Gabrielle K. Cuesta Temp Photo

Published: October 24, 2023

Last Updated: December 7, 2023

Gabriella K. Cuesta Chats Haircare, Makeup, and More

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Gabrielle K. Cuesta Temp Photo

Based in Florida, beauty and style influencer Gabriella K. has carved out a special space online that sets her apart from the crowd. Known for her iconic ginger copper curls, she’s a testament to the transformative power of haircare as an avenue of self-expression.

Gabriella initially gained traction during her college years when she turned to content creation as a means to explore her interests in beauty and personal style. Her transition from traditional education in fashion marketing to full-time influencing was ultimately driven by a desire to focus on what truly resonated with her and her growing audience.

Beyond her aesthetic appeal, the content creator also engages her followers through candid discussions about the challenges of conforming to societal beauty norms, particularly as a woman of color. Gabriella is pretty open about her early struggles with self-image, especially during her high school years when she felt marginalized for not fitting conventional definitions of beauty. Those experiences not only shaped her approach to beauty—now centered on the idea of celebrating individuality—but also fuels her present-day content, which ranges from haircare tutorials to messages of empowerment.

As she continues to evolve, Gabriella is adapting to new trends while staying true to her core message of self-acceptance and natural beauty. “Some days are harder than others, for sure. Keeping up with everything, you just feel like it’s a competition, but in reality, it shouldn’t be. You should enjoy what you do,” she explains.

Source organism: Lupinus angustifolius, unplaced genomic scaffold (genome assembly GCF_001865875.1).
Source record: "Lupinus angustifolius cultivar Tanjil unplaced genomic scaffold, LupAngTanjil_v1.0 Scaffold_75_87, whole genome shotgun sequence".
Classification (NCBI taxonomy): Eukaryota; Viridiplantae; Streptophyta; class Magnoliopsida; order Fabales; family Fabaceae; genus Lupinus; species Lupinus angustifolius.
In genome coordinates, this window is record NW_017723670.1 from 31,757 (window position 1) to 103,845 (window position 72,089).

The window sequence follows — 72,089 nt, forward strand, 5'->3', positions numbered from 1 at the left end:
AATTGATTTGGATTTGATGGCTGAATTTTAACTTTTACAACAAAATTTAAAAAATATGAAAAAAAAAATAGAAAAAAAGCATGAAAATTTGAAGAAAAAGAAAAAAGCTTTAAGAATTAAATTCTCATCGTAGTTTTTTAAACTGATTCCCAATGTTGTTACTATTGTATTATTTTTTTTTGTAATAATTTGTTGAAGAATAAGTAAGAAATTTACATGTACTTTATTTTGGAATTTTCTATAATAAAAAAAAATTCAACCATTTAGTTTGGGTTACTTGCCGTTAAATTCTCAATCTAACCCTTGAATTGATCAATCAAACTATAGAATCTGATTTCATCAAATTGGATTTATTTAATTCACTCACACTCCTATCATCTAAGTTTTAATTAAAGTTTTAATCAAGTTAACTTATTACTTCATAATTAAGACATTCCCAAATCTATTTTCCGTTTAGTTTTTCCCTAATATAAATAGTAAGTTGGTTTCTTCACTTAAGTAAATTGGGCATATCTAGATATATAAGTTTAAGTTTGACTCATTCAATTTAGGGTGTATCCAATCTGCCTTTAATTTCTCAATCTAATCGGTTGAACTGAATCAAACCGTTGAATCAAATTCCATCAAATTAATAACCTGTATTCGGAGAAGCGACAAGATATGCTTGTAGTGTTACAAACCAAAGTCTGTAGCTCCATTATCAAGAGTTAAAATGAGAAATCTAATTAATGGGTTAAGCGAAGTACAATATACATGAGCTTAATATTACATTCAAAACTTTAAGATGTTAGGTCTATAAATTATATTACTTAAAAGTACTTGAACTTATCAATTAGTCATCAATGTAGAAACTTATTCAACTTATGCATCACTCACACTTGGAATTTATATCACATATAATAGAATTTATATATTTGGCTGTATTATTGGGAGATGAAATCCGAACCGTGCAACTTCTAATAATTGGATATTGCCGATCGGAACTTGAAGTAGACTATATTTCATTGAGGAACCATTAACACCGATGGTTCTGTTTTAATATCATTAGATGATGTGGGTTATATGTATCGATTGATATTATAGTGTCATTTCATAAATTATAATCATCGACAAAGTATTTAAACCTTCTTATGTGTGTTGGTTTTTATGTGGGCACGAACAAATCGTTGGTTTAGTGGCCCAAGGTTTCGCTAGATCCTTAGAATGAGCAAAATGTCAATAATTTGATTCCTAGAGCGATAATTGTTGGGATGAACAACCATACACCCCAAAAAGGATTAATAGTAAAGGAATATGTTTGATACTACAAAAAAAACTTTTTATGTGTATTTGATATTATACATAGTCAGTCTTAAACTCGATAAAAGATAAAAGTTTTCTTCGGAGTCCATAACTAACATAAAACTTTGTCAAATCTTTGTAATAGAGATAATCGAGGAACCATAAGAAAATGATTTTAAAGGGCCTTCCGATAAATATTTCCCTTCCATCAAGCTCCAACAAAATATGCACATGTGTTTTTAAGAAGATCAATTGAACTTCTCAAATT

Below, we spoke with Gabriella K. about her career, her views on beauty and representation, and the tips she has for those willing to embrace their own natural hair journey.

Walk me through your childhood. What was your introduction to beauty and haircare?

My mom actually made me try so many different things. She put me in a sewing class. She put me in drawing class to kind of see what I wanted to do. I think it was probably the end of high school or the beginning of college when I started to figure out that influencing is actually a thing, and I wanted to pursue it. I was going to school for fashion marketing. Then I just decided that’s not what I wanted to do. I don’t want to work for anybody.

What made me stop is just realizing school is not for me. I realized I was the only one out of all my sisters to not finish college, just not finish at all. I went to study abroad, came back home, and went to school again somewhere else to live the college experience and the party life. Afterward, I realized school was just not for me.

How would you describe your approach to beauty now?